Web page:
'THEquestion whether a contract, or clause in a contract, is incorporated in the award is a question of construction of the award.'
On the construction of the award, I think, it is not permissible to look at the clauses of the contract. I, thereforee, hold that there is no incorporation of the clauses of the contract and a mere reference to those clauses does not amount to incorporation.
(31) In the Upper Ganges Valley Electricity Supply Co. Ltd. v. The U.P. Electricity Board. : 3SCR107 , it was said :
'IFit is transparent from the award that a legal proposition which forms its basis is erroneous, the award would be liable to be set aside.'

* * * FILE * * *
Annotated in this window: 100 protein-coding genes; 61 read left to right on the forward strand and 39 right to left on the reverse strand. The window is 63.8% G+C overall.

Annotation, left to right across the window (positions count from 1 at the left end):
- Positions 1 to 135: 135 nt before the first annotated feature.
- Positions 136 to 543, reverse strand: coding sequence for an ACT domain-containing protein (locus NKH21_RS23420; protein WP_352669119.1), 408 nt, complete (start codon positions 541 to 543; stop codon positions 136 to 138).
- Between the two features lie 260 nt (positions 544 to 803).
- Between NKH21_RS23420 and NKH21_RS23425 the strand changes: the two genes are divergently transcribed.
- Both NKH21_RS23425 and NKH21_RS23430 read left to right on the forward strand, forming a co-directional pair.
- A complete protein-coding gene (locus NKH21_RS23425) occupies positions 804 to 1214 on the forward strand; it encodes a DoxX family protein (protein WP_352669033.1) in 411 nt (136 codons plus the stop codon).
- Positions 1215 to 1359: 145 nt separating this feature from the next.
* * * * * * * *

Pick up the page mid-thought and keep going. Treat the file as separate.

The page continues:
(32) All that we know is that the arbitrator has rejected the claim of Hard Metals. The award is clear and comprehensible but the arbitrator's reasons are inscrutable. No one knowns the reasons which appealed to the arbitrator. He has given none. The court cannot divine the reasons. It is very difficult for the court to fathom the thought processes of the arbitrator. Nor is there any legal proposition enunciated in the award which forms its basis and which you can then say is erroneous. The arbitrator has not tied himself down to any legal proposition.